I should preface this entry by saying that the time between April 7th, 2008 and today, May 20th, 2008, has been very difficult for me. This is surely the norm for all fans of the Memphis Tigers, especially those of us who were born and bred to love them.
If there is one thing I have learned since I moved to Boston two and a half years ago, it is that it's not at all ridiculous to have your hometown sports teams be an integral part of your core identity. Here in Boston we've got a lot of affiliations to choose from. The Bruins suck these days but they've definitely got their obsessed fanatics, sitting on the Red Line during rush hour wearing team jerseys and cursing at the sports section of the Metro. There are the Pats fans, whose 18-1 pain I alternately mock for its snobbery and deeply empathize with in a way no other sports fan probably does. Then there are the Celtics, whose killer year has brought all sorts of weirdos out of the woodwork. I made the mistake of deciding to take a discount fabric shopping trip to Cambridge on Sunday. My transfer point is directly underneath the Garden, and for some reason I thought that game 7 was on Sunday night, not afternoon. So here I am, trying to transfer from the Green Line to the Orange Line on a packed ass train car, my arms filled with pastel tulle (I'm making tutus for toddler girls, don't ask), and it's about ten minutes before game time. I end up siting next to this really agitated and nervous Celtics fan with an awful case of halitosis who asks everyone on the train if they're going to the game like he is, then throws his hands in the air, exclaims that he is "wicked excited" and has waited his whole life for this, and starts screaming "GO CELTICS!!!" in the middle of the train car. Even though I was hiding beneath a mountain of puffy tulle I couldn't help but high five him, because he made my heart want to jump out of my chest. How he felt is a really recent, bittersweet sensation that I shared only a few weeks ago when my Tigers beat Texas to get to the Final Four: they had come so far, and, in my wildest, most out there dreams and idealistic possibilities, might maybe just go even further.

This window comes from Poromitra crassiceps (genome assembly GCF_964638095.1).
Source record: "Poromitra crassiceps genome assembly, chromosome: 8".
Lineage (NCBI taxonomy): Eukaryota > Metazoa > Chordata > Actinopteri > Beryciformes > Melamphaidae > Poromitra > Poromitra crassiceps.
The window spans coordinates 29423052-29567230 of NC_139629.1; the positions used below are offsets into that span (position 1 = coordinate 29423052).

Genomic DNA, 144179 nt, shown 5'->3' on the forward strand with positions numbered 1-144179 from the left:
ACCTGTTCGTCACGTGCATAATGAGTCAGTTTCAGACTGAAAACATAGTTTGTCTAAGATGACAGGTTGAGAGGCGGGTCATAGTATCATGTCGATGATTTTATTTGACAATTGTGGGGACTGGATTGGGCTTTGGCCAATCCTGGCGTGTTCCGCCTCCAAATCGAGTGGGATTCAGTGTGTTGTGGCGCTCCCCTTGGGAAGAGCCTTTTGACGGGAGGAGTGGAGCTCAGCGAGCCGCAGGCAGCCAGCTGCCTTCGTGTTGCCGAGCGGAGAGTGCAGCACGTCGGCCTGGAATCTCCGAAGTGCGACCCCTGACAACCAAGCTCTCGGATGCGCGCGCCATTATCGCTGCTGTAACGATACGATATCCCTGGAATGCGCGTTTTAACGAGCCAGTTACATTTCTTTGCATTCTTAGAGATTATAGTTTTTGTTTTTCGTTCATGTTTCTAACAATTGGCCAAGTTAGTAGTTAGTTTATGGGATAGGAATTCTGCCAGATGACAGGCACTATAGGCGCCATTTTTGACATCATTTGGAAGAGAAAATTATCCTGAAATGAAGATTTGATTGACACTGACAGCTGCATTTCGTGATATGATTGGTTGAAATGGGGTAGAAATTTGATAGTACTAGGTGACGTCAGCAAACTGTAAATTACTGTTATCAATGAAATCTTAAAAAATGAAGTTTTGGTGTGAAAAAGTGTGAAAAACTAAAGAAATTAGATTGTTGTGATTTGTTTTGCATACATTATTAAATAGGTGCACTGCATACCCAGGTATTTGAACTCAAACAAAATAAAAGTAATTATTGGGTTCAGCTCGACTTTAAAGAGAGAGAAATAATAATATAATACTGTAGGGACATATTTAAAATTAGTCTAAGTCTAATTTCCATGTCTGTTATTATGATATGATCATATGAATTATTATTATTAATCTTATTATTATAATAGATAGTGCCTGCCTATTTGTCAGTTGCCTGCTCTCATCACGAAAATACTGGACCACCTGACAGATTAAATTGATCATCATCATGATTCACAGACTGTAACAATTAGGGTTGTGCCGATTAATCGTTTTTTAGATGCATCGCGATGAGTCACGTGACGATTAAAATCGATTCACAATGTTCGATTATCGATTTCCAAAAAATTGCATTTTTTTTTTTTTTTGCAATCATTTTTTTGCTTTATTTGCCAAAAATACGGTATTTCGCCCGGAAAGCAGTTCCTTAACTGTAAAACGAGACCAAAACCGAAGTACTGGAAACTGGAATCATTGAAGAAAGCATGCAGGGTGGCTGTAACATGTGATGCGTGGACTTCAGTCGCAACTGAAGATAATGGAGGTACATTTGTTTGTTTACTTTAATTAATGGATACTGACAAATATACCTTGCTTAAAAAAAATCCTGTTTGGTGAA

Most of all, here in Boston we have the Sox. The Sox are omnipresent everywhere, whether it's October or January, game day or no, sunshine or brutal New England snowstorm. You feel the Sox every place you go in Boston. Some days it's because you're stepping on the T and catch the tail end of an argument between members of the Red Sox Nation and some poor guy in a Yankees hat who had the misfortune of getting in the wrong train car. Some days it's because it's game day and you forgot to hold off on running that errand by Fenway. But mostly there's just this energy in the city. When the Sox are doing well, people are happy. When they're tanking, people want to crawl under a rock and die. The Red Sox are Boston, and Boston is the Red Sox. You cannot speak of one without speaking of the other. The true Boston experience is a cloth made from the fiber of both.
This year I had the pleasure of watching game 4 of the World Series with my roommate at Doyle's, an old school Irish pub in my neighborhood where JFK used to hang out. We made friends with all these random people; expensive whiskey was bought for us (I remember saying that one brand of $30-a-glass whiskey tasted like the Mid South Fair, because I tasted hints of cotton candy, sweat, and mosquito repellent; the drink buyer was duly unimpressed) from die-hard fans who were hoping to relive that one-time glory they'd experienced three years before. When the winning pitch was thrown and landed in Jason Varitek's mitt I got to see a type of chaos I'd never experienced before. People dropped their glasses, threw massive amounts of money onto the bar, made out in the corner. It was insanity, and it was magical.
Eventually my roommate and I drunkenly traipsed back down Washington Street to our apartment, watching cars drive by and honk, seeing Dominican kids being dragged out of their beds at one o'clock in the morning to stand on the corner and wave their Dominican flags in the air for Manny and Big Papi. It was a story that, even in my inebriated state, I stored in my long term memory to tell my future grandchildren. The entire experience was completely new to me, and even as a partial outsider it broke my heart a little.